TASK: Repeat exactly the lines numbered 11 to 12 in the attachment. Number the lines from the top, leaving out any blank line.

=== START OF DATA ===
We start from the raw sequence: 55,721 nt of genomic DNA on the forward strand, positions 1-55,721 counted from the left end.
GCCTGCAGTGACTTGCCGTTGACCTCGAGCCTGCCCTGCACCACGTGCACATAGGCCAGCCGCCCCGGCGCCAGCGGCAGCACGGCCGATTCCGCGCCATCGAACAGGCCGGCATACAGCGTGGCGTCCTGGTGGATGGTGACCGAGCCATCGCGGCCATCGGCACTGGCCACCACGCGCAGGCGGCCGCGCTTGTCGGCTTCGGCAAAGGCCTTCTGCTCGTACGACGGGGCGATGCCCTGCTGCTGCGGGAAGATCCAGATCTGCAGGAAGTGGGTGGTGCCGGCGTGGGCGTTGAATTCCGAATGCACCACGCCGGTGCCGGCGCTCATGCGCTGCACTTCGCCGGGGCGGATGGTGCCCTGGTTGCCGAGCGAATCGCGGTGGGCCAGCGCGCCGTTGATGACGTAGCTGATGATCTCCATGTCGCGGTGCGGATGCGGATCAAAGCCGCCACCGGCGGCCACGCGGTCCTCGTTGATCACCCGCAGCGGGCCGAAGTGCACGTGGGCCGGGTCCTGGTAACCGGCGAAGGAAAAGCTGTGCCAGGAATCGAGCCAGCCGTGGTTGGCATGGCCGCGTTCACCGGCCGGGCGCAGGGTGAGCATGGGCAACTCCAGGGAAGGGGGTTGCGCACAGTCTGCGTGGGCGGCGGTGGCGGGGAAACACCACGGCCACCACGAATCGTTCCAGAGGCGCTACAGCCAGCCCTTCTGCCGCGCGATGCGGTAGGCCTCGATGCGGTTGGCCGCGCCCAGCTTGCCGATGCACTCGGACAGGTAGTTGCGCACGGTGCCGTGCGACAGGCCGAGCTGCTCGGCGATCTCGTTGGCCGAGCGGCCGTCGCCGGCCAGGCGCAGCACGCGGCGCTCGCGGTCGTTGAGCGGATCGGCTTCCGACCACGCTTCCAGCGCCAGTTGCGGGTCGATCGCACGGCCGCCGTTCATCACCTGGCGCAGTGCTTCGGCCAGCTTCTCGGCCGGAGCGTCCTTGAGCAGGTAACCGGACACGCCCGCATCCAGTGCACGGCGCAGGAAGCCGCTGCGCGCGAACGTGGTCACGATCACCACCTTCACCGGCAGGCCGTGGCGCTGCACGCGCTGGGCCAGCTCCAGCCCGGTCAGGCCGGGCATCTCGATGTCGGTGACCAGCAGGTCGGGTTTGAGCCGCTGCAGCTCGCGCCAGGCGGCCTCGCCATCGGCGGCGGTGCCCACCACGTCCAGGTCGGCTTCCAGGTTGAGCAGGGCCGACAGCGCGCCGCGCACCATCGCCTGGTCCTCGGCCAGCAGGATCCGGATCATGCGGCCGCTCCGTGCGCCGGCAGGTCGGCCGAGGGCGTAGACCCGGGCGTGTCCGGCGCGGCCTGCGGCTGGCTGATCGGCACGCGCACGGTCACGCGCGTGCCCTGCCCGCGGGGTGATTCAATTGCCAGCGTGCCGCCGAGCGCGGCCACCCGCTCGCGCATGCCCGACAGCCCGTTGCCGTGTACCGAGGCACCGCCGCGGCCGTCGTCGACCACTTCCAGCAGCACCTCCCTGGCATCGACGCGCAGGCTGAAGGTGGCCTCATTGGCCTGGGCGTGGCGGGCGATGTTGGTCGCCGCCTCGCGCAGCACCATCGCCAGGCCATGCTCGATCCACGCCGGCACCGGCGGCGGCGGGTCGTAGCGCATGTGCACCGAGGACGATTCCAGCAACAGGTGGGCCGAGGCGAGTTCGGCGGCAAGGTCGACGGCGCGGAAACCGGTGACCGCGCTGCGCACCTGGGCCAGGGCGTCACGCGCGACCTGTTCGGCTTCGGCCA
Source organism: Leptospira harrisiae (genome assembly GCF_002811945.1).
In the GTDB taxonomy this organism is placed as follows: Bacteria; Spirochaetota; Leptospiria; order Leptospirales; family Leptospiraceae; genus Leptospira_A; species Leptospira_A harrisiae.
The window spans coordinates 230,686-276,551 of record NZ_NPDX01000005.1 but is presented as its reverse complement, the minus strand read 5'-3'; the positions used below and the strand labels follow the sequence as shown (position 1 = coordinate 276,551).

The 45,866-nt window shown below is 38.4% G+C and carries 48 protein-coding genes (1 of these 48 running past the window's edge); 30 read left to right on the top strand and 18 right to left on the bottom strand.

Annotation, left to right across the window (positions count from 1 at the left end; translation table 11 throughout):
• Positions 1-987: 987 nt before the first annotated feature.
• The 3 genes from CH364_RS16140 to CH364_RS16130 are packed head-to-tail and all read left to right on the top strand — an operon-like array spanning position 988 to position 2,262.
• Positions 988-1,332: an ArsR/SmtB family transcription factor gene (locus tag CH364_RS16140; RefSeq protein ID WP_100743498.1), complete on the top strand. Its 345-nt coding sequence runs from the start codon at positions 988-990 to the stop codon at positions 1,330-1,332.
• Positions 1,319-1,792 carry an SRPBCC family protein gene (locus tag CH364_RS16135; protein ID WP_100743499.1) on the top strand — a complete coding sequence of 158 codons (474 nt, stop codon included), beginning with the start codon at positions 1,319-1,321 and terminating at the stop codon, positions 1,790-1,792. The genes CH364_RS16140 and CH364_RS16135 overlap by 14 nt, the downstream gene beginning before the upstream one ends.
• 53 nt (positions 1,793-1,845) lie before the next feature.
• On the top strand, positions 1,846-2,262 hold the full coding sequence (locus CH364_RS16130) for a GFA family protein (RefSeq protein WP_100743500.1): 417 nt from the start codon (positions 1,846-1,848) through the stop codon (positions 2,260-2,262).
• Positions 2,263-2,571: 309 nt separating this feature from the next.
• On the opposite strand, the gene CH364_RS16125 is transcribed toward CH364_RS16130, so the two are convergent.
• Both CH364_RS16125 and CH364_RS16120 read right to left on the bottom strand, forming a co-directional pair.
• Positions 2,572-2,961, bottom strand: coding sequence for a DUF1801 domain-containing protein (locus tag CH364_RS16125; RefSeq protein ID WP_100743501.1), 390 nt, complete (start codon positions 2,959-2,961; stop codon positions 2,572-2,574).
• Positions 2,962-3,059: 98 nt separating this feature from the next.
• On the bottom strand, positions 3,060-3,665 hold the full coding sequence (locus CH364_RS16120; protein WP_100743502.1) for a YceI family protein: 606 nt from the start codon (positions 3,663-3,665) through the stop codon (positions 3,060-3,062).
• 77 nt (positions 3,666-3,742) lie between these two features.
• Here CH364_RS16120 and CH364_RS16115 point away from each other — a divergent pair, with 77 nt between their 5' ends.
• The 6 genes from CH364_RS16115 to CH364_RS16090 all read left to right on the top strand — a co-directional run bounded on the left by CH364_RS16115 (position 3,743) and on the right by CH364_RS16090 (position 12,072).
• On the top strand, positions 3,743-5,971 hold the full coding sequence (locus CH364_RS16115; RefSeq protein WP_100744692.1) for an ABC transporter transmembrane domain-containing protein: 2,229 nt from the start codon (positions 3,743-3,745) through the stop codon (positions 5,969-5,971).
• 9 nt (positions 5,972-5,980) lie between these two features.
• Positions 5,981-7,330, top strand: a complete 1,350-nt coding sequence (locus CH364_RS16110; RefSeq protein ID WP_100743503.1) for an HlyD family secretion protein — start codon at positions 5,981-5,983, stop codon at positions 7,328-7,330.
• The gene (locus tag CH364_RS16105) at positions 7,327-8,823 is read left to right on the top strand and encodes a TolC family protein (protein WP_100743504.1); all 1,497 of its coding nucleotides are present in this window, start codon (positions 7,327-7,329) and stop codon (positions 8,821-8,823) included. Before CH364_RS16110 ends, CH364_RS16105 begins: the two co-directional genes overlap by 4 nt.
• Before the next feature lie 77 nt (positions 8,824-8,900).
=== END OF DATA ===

• Positions 1,319-1,792 carry an SRPBCC family protein gene (locus tag CH364_RS16135; protein ID WP_100743499.1) on the top strand — a complete coding sequence of 158 codons (474 nt, stop codon included), beginning with the start codon at positions 1,319-1,321 and terminating at the stop codon, positions 1,790-1,792. The genes CH364_RS16140 and CH364_RS16135 overlap by 14 nt, the downstream gene beginning before the upstream one ends.
• 53 nt (positions 1,793-1,845) lie before the next feature.